Partnerships at the local, national, and international levels can facilitate and expedite environmental improvements. The Colombian national government formulated the policy framework for private participation in the water sector and enhanced environmental management, as well as providing significant financial support for Cartagena’s infrastructure. Strong partnerships at the local level between CARDIQUE, the District of Cartagena, and ACUACAR were indispensable to program continuity and coherence. International institutions, such as the World Bank, provided financial support and technical assistance.

Public relations, community outreach, and building consensus among local stakeholders is critical to planning and implementing wastewater programs. There is usually no obvious “best technical solution,” but in consultation with all stakeholders, a “preferred alternative” often emerges. The challenge is then to implement this approach in an expeditious manner to avoid further environmental degradation.

Comprehensive wastewater management is a long-term process and can take a decade or longer. In Cartagena, it took around five years (1995-2000) to ensure the proper policy, institutional planning, and financial arrangements were in place before the construction could commence, and then over ten years (2000-2013) before the wastewater treatment system could be fully constructed and commissioned.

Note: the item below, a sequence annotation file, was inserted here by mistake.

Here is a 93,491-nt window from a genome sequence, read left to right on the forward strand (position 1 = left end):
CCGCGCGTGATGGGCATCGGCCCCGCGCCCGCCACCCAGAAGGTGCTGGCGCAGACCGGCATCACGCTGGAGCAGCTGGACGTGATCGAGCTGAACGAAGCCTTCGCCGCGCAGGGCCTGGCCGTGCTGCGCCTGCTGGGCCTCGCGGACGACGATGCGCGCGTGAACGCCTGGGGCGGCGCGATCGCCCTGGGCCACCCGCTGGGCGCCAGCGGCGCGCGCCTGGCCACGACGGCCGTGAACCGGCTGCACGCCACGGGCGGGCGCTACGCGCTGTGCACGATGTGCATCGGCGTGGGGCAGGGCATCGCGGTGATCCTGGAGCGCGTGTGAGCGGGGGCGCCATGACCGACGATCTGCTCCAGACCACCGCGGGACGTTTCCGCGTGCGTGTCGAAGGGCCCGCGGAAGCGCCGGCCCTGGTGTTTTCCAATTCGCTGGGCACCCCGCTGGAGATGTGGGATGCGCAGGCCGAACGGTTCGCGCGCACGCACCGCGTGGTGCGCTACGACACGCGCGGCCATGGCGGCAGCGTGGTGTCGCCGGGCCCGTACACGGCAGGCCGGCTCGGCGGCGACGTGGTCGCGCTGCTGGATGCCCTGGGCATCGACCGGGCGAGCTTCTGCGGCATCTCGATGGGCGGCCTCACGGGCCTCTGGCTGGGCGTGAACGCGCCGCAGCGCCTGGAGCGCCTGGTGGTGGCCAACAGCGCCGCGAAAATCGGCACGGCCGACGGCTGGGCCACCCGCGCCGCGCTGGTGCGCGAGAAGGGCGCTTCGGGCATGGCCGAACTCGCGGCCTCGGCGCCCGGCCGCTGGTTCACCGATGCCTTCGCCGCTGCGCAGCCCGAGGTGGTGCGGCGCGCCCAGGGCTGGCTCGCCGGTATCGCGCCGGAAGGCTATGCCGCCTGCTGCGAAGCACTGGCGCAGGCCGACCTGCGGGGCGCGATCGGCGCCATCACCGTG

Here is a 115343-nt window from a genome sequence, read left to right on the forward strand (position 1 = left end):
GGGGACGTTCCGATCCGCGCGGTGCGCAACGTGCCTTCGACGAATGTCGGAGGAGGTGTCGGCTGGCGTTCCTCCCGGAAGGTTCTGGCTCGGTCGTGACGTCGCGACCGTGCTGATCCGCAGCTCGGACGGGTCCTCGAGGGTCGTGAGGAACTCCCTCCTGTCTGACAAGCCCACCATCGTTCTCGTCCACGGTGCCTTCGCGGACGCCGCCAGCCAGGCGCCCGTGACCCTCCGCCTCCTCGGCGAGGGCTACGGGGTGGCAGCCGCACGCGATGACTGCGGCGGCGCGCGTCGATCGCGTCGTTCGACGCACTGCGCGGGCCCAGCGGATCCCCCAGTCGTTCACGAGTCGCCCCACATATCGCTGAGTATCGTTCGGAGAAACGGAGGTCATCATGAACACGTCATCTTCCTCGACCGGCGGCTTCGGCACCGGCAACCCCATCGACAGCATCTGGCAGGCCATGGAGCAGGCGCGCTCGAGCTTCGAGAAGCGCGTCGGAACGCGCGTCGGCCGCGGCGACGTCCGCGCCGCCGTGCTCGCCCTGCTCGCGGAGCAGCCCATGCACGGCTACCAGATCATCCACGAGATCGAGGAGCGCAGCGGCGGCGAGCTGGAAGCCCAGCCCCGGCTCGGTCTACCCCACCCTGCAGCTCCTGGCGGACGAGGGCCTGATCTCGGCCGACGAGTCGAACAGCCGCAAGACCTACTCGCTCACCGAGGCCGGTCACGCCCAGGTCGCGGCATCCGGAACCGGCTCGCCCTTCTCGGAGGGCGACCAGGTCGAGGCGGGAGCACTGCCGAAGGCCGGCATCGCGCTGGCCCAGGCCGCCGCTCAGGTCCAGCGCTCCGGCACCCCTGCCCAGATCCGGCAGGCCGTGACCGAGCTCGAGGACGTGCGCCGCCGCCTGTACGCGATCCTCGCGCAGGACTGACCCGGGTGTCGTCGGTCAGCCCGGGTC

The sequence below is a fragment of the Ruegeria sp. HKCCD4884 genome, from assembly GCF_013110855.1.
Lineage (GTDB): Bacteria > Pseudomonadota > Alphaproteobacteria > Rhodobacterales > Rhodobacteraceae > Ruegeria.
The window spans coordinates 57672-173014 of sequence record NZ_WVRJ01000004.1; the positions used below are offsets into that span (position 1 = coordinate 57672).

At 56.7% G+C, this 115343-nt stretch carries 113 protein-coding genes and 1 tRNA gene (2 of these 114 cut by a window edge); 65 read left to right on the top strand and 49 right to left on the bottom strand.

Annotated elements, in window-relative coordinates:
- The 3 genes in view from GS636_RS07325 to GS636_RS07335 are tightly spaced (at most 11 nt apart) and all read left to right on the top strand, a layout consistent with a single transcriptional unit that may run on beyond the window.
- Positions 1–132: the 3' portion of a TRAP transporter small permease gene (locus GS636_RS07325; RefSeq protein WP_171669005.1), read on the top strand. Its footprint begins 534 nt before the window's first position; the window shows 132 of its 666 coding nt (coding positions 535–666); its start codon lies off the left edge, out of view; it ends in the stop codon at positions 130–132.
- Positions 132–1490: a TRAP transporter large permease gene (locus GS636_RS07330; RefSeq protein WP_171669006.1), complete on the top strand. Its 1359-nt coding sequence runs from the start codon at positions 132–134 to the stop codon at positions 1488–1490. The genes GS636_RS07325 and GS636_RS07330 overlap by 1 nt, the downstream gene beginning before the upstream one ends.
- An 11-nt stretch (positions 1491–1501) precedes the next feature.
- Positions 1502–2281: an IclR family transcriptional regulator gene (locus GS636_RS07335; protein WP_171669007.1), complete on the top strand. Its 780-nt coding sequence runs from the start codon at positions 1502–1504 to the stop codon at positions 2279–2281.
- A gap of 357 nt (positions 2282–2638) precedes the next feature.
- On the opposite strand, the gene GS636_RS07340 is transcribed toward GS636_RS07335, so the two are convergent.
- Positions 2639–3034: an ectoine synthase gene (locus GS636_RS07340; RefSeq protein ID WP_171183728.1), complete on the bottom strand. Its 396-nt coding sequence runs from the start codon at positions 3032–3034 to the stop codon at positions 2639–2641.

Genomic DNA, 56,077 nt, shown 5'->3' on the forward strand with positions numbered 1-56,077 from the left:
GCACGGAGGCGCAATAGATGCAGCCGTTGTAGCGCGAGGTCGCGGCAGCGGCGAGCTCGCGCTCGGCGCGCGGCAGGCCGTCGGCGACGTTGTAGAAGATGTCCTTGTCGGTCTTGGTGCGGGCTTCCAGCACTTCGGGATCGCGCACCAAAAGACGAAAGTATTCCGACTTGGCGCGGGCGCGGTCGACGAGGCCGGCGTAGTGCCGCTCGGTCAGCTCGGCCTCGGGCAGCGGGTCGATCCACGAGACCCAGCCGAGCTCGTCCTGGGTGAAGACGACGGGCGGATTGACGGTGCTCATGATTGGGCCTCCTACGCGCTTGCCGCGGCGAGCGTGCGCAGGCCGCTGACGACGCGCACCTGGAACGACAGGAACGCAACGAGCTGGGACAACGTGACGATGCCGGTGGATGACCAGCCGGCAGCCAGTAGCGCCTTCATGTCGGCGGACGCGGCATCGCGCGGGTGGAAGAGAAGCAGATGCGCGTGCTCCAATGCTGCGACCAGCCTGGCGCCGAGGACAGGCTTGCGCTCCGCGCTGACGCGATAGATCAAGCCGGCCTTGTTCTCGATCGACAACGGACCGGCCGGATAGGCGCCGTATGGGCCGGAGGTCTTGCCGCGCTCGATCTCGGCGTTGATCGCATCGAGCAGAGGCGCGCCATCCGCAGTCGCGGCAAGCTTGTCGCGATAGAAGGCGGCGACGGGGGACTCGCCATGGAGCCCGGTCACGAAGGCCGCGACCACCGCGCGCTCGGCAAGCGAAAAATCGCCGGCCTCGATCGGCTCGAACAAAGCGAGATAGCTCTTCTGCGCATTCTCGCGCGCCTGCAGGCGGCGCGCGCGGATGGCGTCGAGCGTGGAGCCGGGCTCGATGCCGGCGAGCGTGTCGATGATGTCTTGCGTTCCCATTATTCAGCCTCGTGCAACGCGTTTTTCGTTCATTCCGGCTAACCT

Long-term, incrementally phased, and prioritized programs are necessary for water pollution control and environmental restoration. With the commissioning of the wastewater management system, Cartagena has completed the first phase of its long-term program to restore the coastal environment.

Submarine outfalls, combined with preliminary treatment, can be an appropriate solution for protecting coastal areas such as beaches, bays, and estuaries, while providing flexibility for future upgrades as necessary and when affordable. The feasibility of an outfall approach depends, of course, on the capacity of the receiving water body to assimilate the discharges and must be accompanied by extensive environmental, engineering, and social studies.

This article is adapted from and updates “Restoring the Coastal Environment in Cartagena, Colombia,” published in the World Bank’s Environment & Water Resources Occasional Papers.